by Juan Manuel Ríos, Franco Teixeira de Mello, Bárbara De Feo, Evelyn Krojmal, Camila Vidal, Veronica Andrea Loza-Argote and Erica Elizabeth Scheibler
Water 2022, 14(23), 3905; https://doi.org/10.3390/w14233905 - 1 Dec 2022
Cited by 9 | Viewed by 3362
Abstract
The widespread use of plastic products in our modern life represents a serious threat to aquatic environments and wild animals that are exposed to plastic waste. Although microplastics (MPs) have been reported in fish from several freshwater environments around the world, mountain environments [...] Read more.
The widespread use of plastic products in our modern life represents a serious threat to aquatic environments and wild animals that are exposed to plastic waste. Although microplastics (MPs) have been reported in fish from several freshwater environments around the world, mountain environments have been little studied so far. The occurrence of MPs was assessed in the gastrointestinal tracts (GITs) of non-native (rainbow trout Oncorhynchus mykiss and brown trout Salmo trutta) and native (torrent catfish Hatcheria macraei) fish from the Mendoza River in the Central Andes, Argentina. Fibers (85%) were the main MPs type recovered from the fish here analyzed, followed by fragments (15%). Blue fibers were the main type of MPs in analyzed specimens: brown trout (50%), rainbow trout (71%), and torrent catfish (63%). Significant differences in the median total MPs’ abundance and median total fiber abundance were observed among fish species. The highest MPs’ abundance was found in the GITs of brown trout followed by rainbow trout, while the lowest was found in the GITs of torrent catfish. This study represents a baseline for the occurrence and characteristics in terms of shape and color of MPs in freshwater fish collected from a mountain river of the Central Andes. Full article
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16 pages, 2241 KiB  
Article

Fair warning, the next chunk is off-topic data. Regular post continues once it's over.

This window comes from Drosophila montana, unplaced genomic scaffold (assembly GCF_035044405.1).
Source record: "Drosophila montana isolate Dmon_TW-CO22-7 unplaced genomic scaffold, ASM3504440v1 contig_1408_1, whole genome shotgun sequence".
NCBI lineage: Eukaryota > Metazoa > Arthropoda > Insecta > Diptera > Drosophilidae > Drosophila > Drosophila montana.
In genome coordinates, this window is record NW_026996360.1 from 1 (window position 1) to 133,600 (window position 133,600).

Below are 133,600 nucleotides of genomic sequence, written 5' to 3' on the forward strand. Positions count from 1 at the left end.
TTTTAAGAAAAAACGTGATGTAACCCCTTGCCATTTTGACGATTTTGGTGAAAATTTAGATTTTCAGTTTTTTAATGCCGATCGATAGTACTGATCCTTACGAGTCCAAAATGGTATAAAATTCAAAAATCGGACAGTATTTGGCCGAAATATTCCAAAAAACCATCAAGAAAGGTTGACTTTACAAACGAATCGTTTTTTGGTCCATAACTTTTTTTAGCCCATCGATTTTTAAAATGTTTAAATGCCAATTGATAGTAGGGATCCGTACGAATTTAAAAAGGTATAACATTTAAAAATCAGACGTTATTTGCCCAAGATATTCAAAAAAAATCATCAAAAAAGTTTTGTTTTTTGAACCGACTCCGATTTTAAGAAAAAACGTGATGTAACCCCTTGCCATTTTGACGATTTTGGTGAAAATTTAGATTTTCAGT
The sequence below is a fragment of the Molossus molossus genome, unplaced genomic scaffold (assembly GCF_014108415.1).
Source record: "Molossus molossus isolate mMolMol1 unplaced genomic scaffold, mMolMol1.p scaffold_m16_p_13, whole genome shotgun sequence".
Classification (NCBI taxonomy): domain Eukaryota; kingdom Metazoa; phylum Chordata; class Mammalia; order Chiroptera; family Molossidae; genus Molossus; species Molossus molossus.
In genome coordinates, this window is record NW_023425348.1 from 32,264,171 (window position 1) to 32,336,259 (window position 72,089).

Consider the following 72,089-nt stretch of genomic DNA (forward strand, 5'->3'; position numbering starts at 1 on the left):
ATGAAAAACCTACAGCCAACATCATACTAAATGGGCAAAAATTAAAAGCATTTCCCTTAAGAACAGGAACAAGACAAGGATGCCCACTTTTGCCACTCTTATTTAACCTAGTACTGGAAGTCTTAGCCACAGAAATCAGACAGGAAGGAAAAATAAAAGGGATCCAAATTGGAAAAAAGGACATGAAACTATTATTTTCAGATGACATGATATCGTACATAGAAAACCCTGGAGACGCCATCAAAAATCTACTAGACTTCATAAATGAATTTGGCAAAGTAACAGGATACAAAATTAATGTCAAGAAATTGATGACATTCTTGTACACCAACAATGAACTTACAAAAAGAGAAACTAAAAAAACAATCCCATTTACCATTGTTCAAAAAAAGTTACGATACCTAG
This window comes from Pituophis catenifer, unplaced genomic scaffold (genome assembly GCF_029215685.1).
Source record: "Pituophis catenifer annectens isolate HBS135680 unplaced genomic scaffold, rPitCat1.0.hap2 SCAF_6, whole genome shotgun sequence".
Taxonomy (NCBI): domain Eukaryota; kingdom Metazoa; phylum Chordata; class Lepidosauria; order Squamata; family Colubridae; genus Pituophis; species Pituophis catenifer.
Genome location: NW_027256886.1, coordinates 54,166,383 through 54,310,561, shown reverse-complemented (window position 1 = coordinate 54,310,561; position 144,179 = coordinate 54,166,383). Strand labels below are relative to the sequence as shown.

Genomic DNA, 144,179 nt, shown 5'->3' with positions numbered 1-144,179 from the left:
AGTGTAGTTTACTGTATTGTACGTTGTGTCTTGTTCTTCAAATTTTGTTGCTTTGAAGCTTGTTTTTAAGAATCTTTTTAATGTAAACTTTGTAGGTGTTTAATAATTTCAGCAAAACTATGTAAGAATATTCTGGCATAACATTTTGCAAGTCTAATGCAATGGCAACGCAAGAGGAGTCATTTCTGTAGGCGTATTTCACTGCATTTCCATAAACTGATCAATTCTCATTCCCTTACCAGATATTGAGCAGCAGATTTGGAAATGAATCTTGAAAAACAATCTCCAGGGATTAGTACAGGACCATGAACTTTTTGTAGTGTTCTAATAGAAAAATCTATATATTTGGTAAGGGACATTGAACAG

Aquatic Macrophytes Shape the Foraging Efficiency, Trophic Niche Breadth, and Overlap among Small Fish in a Neotropical River
by Bárbara Angélio Quirino, Sidinei Magela Thomaz, Erik Jeppesen, Martin Søndergaard, Mário Sérgio Dainez-Filho and Rosemara Fugi
Water 2022, 14(21), 3543; https://doi.org/10.3390/w14213543 - 4 Nov 2022
Cited by 2 | Viewed by 1961
Abstract
Aquatic macrophytes are generally recognized to influence fish–prey interactions. We assessed how fish consume particular foods, and how their foraging efficiency, trophic niche breadth, and niche overlap respond to gradients of macrophyte density and diversity. We sampled fish and macrophytes in 30 stands [...] Read more.
Aquatic macrophytes are generally recognized to influence fish–prey interactions. We assessed how fish consume particular foods, and how their foraging efficiency, trophic niche breadth, and niche overlap respond to gradients of macrophyte density and diversity. We sampled fish and macrophytes in 30 stands distributed over a 13.7 km stretch of the littoral zone of a river in Brazil. By generating generalized linear models, we showed that increasing macrophyte density (from 366 to 7066 g DW m−3) favored herbivory and fish foraging efficiency. Beta regressions showed that fish reduced their trophic niche breadth along the gradient of macrophyte density, while niche overlap increased until a certain extent of plant density when species started to segregate the niche more strongly. However, niche breadth responses varied according to the trophic guild considered, with omnivorous and herbivorous fish generally showing opposite responses. Macrophyte diversity was important for the preferred food items of the fish, with stomach contents shifting from higher plants, algae, and detritus to insects with increasing macrophyte diversity. Therefore, in addition to the presumable effects of macrophyte density on resource availability and prey encounter rates, our findings highlight the importance of maintaining diverse macrophyte stands for the conservation of fish diversity. Full article